Grocery stores are about to shrink, according to the New York Times.
The opening of smaller stores upends a long-running trend in the grocery business: building ever-larger stores in the belief that consumers want choice above all. While the largest traditional grocery stores tend to be about 85,000 square feet, some cavernous warehouse-style stores and supercenters are two or three times that size.
Statistics compiled by the Food Marketing Institute show that the average size of a grocery store dipped slightly in 2007 -- to a median of 47,500 square feet -- after 20 years of steady growth.
Next week, one of these smaller groceries opens in Plymouth, Mass., says the Boston Globe:
According to the Market's managing director, Michael Szathmary, the Market is part of a larger trend that has taken hold across the country; the trend is a response to consumers who feel put off by "the impersonal nature of mega stores."
Perhaps -- if you're old enough -- you recognize what's going on here: the '50s, and a return to the "experience" of customer service.
What's next? Will someone pump the gasoline for you at the gas station (after checking the oil, of course)? Movie theater popcorn that's actually made in the theater (and not dumped out of a bag)?(7 Comments)
Who gets more earmarks -- Alaska or Minnesota?
Minnesota, and it's not close, according to a database of 2008 earmarks from the Office of Management and Budget. In fact, Minnesota this year is second only to California in earmark money.
Alaska has been in the earmark news because of Sarah Palin's insistence that she was against the Bridge to Nowhere after she was for it.
Alaska has 119 earmarks so far in 2008, more than Minnesota's 96. But Minnesota's total pork -- if you buy the notion that earmarks are pork -- is $362 million, compared with Alaska's $155 million.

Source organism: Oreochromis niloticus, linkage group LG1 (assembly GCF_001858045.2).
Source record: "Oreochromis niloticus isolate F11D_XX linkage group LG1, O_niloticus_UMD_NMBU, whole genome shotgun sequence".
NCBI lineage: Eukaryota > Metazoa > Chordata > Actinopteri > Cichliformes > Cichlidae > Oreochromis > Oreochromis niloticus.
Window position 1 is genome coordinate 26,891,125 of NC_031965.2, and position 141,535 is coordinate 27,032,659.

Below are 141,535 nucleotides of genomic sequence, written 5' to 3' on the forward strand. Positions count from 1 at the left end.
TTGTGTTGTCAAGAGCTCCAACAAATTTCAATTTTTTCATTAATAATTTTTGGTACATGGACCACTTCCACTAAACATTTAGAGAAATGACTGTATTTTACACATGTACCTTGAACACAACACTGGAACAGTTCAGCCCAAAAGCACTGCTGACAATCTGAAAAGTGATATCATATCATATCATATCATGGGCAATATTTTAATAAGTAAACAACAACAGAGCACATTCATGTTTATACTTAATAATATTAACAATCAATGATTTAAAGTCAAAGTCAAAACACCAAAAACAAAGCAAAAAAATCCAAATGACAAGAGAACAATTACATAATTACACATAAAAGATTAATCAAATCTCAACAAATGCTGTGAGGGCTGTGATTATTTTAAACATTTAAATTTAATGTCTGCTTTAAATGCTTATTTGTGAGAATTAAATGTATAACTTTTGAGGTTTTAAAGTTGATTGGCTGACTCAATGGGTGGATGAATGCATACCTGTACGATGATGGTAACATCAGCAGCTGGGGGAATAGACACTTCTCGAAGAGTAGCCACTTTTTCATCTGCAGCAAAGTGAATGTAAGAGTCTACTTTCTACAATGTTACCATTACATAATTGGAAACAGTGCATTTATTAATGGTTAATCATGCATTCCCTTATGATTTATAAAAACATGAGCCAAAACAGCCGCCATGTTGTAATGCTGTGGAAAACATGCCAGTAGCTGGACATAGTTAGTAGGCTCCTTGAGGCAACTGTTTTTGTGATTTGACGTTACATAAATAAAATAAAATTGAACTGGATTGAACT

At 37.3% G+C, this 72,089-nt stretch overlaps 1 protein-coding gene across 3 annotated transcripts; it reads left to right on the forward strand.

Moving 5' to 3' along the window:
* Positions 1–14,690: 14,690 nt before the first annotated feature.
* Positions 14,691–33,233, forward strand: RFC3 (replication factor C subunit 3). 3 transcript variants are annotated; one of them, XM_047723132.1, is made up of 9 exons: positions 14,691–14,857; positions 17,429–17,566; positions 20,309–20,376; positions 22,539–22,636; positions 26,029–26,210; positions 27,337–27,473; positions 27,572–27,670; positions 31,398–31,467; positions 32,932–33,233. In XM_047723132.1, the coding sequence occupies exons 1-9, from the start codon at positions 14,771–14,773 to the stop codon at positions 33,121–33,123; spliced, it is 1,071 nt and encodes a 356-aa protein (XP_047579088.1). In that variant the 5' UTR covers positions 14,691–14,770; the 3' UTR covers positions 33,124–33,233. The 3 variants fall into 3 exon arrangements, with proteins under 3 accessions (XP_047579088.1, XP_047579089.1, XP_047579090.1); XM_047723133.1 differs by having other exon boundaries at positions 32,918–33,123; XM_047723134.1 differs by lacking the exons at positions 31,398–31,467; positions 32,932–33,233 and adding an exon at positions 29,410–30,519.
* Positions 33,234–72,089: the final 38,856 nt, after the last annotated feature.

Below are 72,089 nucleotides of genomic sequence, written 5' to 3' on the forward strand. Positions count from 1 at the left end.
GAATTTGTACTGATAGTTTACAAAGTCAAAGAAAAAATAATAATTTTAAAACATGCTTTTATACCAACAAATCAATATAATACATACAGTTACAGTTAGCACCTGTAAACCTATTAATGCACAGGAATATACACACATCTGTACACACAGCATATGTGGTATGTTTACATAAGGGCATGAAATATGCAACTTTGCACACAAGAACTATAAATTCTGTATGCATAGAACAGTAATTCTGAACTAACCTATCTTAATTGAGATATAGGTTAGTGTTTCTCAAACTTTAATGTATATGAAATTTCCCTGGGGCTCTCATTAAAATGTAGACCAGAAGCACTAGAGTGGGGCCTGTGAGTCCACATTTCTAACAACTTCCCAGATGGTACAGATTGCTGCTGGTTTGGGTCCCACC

$195 million of that was the new I-35W bridge. Another $7 million or so was various highway projects.
$1.8 million was directed to the Army Corps of Engineers in Stillwater. One of the sponsors of that project? Rep. Michele Bachmann. "I have taken a bipartisan pledge to not seek any earmarks this year and am working with like-minded Republicans and Democrats to reform this system which has become little more than a political favor factory at taxpayer expense," Rep. Bachmann says on her Web site.
But unlike Minnesota, the biggest share of Alaska's "pork" is in health and human services programs, including patient care services and mental health programs.
There is the occasional questionable program for which Alaska received money -- the robotic astrobiology program, for example -- but it was sponsored by a California politician.
Another sends $2 million for improvements to the Akutan Airport.
This is the Akutan Airport, according to a search of Picasa photo collections:
Although Sen. John McCain says -- correctly -- that he's never accepted an earmark, Arizona still gets money via earmarks -- $65 million so far this year for such projects as diabetes research, "web-based exhibits" for a museum, and the Tucson basin drainage project. All come by way of Arizona's other senator -- John Kyl (a Republican) -- and the state's evenly-split congressional delegation.